It is interesting to note (well… interesting to me anyway) that by running the pickup backward as it were, and injecting a signal INTO the coil, we have essentially turned it into a rudimentary eddy current sensor, which are essentially used to measure the movement and thickness of materials. They essentially provide a plot of strength/distance/thickness/flaws/etc of a non-magnetic, conductive material by inducing eddy currents, which venerate a small magnetic field which (like we saw in the video demonstration) which induces a voltage back on the coil. It is calculated through the CHANGE in effective impedance of the coil. The interaction is complex enough that it is normally tested, not calculated, though computer modeling makes calculation much more viable these days (see my older posts for an intro to FEMM modeling). The reason for the complexity is that the effective impedance is made up of quite a few variables:

frequency
coil resistance
coupling coefficient (hence proximity)
eddy current path Q value
coil inductance
etc…

Where NONmagnetic material is measured by the reduction of inductive reactance (the coil’s effective impedance), ferromagnetic materials (like the mild steel… and the ferromagnetic components in the nonmagnetic alloys) have a stronger field (of course) will ASLO work the same way IF the eddy currents are strong enough to counteract that higher field (which is a function of the material’s permeability).

This is all supported by the test we ran above where we saw the largest delta in the highly conductive, nonmagnetic materials.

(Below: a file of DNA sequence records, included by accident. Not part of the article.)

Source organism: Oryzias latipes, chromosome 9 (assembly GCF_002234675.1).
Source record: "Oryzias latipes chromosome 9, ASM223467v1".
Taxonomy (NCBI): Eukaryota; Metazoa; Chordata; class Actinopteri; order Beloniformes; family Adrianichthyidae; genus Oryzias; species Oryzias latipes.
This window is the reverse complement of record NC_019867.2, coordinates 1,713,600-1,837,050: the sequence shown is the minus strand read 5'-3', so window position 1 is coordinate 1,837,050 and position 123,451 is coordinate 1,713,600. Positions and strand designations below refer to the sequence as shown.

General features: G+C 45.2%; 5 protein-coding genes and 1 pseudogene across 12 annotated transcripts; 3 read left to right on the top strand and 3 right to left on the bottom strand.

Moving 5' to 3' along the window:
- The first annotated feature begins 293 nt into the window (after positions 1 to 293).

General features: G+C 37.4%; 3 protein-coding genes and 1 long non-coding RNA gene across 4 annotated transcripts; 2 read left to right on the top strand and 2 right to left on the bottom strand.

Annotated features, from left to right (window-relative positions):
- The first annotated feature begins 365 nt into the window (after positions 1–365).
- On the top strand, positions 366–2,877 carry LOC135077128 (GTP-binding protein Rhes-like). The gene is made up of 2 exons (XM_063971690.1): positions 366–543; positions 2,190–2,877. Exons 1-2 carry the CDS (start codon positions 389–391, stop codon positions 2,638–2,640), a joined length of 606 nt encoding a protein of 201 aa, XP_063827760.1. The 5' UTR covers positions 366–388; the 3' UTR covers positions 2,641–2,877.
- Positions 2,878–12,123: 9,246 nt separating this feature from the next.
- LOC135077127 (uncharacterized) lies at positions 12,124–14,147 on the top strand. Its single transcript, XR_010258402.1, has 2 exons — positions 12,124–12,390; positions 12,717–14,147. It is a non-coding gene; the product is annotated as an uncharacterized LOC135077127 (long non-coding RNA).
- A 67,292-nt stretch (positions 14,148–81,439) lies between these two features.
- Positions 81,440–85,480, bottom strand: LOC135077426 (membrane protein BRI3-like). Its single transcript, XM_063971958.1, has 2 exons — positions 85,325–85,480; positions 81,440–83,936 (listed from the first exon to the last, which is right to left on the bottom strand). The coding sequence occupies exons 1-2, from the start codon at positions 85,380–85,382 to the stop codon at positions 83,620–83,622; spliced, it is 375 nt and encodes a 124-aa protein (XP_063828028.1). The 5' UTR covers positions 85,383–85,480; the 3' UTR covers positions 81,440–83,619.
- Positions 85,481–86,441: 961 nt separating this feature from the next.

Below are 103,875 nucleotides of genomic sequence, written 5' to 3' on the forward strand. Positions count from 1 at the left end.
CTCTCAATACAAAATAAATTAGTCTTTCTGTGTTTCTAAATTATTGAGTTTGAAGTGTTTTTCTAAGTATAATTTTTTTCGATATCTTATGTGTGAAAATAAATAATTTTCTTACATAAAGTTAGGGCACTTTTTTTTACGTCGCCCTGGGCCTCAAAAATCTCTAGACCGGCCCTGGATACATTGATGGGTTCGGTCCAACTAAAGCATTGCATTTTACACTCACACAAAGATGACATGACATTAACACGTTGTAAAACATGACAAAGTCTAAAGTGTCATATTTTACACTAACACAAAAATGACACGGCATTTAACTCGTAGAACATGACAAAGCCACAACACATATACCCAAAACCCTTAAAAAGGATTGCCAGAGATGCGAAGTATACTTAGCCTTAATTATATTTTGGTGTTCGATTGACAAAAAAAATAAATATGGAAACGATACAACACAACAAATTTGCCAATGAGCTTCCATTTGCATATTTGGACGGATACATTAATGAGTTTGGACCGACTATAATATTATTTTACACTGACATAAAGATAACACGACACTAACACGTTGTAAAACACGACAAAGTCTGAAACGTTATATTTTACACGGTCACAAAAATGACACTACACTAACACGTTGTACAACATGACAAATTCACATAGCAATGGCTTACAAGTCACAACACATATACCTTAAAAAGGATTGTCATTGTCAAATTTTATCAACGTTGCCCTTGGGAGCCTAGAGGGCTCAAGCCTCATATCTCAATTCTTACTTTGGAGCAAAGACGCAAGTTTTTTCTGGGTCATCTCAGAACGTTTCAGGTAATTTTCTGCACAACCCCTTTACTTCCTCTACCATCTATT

So to give a general guideline for materials, the coil impedance will shift further upward for higher-permeability, higher-resistivity, ferromagnetic material (with something like mumetal having the most effect), and will shift further downward for lower-permeability, lower-resistivity, nonmagnetic material (with something like copper or aluminum having the most effect).   And as we saw, the slopes of those two general categories will be opposite each other in terms of impedance-to-distance. Alloys like steel, brass, bronze, etc will fall in the middle, depending on their ratios of the 3 elements that we just mentioned(ferromagnetic properties, permeability, resistivity).

It is worth noting that, as seen in the graphs, the effect is subtle.  BUT it has been remarked upon by enough players that it is still worth considering.

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About alexkenis

Guitarist, philosopher, tinkerer